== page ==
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Directors’ and Shareholders’ Disputes
A company is a separate legal entity, distinct from its directors and shareholders. This means that a company may sue, or be sued by, its directors and/or shareholders. In many cases the company is the only possible claimant in relation to wrongdoing that has occurred.
The key document which sets out the balance of power within a company is the Articles of Association of the company. These specify the respective powers of directors and shareholders in the company.
Directors generally have the day to day control of the company under the Articles, making decisions for the company including whether or not to enter into any contract, to raise finance or to take any other steps in relation to the management of the company.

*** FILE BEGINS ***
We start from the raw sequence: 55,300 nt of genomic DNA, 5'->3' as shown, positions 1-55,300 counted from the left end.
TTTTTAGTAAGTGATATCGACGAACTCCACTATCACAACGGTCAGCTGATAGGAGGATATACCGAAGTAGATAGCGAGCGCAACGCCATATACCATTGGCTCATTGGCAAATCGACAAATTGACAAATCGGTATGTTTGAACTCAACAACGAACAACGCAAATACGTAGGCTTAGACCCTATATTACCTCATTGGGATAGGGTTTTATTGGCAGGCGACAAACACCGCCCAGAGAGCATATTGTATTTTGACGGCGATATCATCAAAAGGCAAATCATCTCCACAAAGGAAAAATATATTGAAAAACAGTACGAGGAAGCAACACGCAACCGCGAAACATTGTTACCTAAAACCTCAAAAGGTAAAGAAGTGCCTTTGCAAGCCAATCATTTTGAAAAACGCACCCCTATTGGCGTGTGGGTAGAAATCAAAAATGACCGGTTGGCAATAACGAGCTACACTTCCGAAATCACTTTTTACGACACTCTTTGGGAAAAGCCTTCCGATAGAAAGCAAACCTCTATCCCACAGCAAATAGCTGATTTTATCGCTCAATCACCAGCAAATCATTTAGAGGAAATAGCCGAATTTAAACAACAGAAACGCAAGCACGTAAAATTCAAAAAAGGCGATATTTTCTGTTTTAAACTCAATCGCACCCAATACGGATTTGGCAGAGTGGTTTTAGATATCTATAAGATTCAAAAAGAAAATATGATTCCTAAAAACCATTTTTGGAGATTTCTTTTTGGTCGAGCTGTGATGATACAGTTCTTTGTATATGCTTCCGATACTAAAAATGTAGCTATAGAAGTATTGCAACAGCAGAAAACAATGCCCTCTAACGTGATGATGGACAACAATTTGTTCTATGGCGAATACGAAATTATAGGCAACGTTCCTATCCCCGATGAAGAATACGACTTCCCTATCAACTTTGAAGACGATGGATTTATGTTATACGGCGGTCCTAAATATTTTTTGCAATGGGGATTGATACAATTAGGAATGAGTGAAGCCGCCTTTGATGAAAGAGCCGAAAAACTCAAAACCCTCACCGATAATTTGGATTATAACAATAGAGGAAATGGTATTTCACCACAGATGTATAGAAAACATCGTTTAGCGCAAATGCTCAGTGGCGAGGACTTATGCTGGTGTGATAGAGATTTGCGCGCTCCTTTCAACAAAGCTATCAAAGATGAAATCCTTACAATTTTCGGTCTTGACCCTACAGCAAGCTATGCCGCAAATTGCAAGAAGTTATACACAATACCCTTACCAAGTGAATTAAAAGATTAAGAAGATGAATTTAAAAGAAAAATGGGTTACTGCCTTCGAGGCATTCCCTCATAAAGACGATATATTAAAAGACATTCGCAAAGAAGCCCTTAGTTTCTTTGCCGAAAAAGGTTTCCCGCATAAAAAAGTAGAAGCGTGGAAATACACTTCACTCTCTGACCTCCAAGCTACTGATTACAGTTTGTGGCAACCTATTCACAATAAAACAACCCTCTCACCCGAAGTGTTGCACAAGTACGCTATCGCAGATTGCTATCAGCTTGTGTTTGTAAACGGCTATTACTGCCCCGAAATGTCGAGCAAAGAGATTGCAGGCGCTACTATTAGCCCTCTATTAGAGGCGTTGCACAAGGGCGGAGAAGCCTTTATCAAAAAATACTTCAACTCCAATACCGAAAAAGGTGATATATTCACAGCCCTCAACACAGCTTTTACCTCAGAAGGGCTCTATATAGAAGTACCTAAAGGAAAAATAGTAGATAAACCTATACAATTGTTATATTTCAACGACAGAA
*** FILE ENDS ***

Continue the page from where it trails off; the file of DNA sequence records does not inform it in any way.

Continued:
However, shareholders hold the ultimate power and, by majority vote, can dismiss a director and appoint a new director to the board.
Shareholders’ disputes cover a broad area of company law and business law. Often the shareholders are also directors and this brings in a number of legal aspects relating to directors’ duties.
Most shareholders’ disputes arise over decision-making issues between majority and minority shareholders. Minority shareholders often feel excluded by majority shareholders but the law protects them and enables them to make claims for being ‘unfairly prejudiced’ by the majority shareholders. Other disputes arise when there is a breach of a shareholder agreement by certain shareholders and the others seek to redress the wrong committed for the sake of the company.
Our team offers comprehensive advice in all matters of boardroom and shareholders’ disputes, from negotiations to court proceedings.